Death by Living: a book review

Cue that scene from Braveheart where Mel Gibson says, “Every man dies, not every man truly lives.” N.D. Wilson’s new memoir/vacation-journal-family history will encourage you to live life to the full, and drink down the dregs. Wilson is apparently an award winning novelist of Christian Juvenile  fiction or something. Death By Living, is his second book of non-fiction, following up on the 2009 Notes From the Tilt-A-Whirl.

I didn’t know what to expect from this book. But it was not what I was expecting. The title invoked the idea of living mindfully of one’s own mortality (sort of the Jeremy Taylor Holy Living, Holy Dying idea). That is certainly part of it. However Wilson also connects his own story, with his family story and the Biblical story.  He observes that his own life is made possible by the survival of his progenitors.  Four chapters look back at the generations of his family, especially his grandparents’ stories.   Four “City: Hiatus” chapters explore  life and death through the window of a particular place (i.e. London, Rome, Jerusalem, Home).  The remaining eight chapters form a meandering meditation which turns over the idea of ‘a life well lived’ from various angles. Job and Jesus, Adam and Moses walk with Wilson on this long and windy road.

So is it any good?  Wilson is a good writer and turns a good phrase. Eric Metaxas’s endorsement on the back cover says that Wilson reminds him of a young Chesterton.  By saying this Metaxas is breaking with the tradition of comparing any evangelical author with intelligence and/or imagination with C.S. Lewis; however the comparison with Chesterton seems more apt. Chesterton was a very good author (brilliant in fact), but he was also an uneven author.  Parts of this book I find very good and thought provoking, other parts I found myself more irritable than inspired. I would happily give this book 3.5-4 stars, but I do not think it will have the longevity of Chesterton’s most brilliant works.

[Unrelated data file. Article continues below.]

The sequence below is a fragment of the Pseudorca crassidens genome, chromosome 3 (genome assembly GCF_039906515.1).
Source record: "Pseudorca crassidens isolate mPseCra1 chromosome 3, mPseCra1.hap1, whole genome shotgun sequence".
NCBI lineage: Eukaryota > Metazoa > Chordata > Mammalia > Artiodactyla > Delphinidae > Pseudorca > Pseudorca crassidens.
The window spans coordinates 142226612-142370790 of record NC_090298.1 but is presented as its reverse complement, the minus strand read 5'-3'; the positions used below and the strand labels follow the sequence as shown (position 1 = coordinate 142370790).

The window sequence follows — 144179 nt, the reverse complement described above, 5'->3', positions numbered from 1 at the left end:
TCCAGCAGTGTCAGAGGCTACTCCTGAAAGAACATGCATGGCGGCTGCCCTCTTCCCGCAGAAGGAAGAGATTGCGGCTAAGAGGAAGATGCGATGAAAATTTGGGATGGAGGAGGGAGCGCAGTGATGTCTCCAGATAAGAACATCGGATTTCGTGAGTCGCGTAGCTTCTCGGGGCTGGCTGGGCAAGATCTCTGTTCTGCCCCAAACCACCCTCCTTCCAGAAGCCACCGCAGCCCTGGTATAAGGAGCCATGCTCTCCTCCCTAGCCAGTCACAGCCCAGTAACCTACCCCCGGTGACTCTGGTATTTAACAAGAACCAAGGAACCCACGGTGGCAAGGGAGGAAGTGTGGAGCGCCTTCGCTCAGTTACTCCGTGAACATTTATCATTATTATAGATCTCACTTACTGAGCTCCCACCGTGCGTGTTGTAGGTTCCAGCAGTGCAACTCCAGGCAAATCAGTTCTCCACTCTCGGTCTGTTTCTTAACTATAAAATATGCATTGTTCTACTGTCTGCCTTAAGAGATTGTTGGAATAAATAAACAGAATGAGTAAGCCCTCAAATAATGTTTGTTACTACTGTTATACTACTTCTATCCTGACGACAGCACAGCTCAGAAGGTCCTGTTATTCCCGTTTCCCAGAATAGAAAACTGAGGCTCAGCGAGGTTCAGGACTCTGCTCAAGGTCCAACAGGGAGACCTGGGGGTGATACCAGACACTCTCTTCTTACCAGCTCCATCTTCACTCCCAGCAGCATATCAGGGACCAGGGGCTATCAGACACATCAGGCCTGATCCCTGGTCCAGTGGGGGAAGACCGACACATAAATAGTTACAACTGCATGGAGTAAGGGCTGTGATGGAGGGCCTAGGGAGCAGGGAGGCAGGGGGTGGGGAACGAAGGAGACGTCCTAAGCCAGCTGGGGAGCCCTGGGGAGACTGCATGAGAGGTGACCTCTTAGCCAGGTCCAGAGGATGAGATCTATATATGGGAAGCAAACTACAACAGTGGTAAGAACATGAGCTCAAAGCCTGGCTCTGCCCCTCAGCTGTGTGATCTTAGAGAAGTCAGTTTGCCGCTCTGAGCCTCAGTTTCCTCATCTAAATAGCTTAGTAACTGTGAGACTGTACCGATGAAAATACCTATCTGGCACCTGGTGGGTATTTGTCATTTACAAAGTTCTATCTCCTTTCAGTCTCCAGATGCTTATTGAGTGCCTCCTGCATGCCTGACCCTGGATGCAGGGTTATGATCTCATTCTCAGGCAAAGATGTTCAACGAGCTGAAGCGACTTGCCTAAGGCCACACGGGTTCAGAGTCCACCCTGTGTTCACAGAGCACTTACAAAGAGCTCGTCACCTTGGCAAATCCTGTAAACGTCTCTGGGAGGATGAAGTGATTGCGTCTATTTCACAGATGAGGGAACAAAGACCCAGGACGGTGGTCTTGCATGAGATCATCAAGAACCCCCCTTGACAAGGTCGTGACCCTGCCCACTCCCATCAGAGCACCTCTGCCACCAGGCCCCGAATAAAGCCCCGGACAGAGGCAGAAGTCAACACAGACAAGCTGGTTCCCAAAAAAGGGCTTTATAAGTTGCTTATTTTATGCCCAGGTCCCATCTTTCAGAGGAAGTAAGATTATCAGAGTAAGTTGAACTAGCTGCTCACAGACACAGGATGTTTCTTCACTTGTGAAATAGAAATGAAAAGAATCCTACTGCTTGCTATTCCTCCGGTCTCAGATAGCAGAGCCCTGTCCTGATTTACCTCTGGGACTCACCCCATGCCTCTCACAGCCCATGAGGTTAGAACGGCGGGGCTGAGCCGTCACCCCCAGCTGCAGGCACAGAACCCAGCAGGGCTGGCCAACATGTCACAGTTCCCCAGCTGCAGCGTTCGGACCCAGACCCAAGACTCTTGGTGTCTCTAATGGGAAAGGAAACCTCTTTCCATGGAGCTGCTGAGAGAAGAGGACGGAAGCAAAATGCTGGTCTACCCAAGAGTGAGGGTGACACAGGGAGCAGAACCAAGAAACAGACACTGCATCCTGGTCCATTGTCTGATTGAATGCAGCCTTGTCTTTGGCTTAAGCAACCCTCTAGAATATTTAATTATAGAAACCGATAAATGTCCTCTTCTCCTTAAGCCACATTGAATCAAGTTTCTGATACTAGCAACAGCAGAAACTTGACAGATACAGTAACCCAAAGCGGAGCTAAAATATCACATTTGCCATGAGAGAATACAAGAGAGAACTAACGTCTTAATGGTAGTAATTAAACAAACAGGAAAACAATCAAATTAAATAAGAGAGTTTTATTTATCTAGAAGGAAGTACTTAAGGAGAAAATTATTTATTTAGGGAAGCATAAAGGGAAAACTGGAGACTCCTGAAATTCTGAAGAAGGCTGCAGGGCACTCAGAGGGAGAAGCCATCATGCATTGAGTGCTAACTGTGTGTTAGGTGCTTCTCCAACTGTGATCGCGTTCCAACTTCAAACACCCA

That might not be fair, and certainly sounds more dismissive than I mean. I enjoyed this book and liked the shifting locations and the way Wilson cycled around the idea of living and dying (and even seeing death as a grace).  I think it was well written and interesting. If you like books and want a book that is thoughtful. but not overly demanding, than I think this is a good choice.  But I never felt like Wilson captured my full attention. I read sections with interest and wondered if I would remember anything this book said in a year or two. I had the same feeling when I read Mike Mason’s The Mystery of Marriage, and truly can’t tell you anything Mason said, other than the section where he contemplates his wife’s skull.  This book may have a similarly memorable moment when Wilson stands in Gehenna and the ‘field of blood’ where Judas presumably hung himself.

But if I do remember anything: I will appreciate Wilson’s ability to connect his own story with the larger story of those who have gone before, that life is a gift to be fully enjoyed and stories are worth hearing, reading and passing on.

I recieved this book from Book Sneeze in exchange for my honest review. I was not asked  write a positive review

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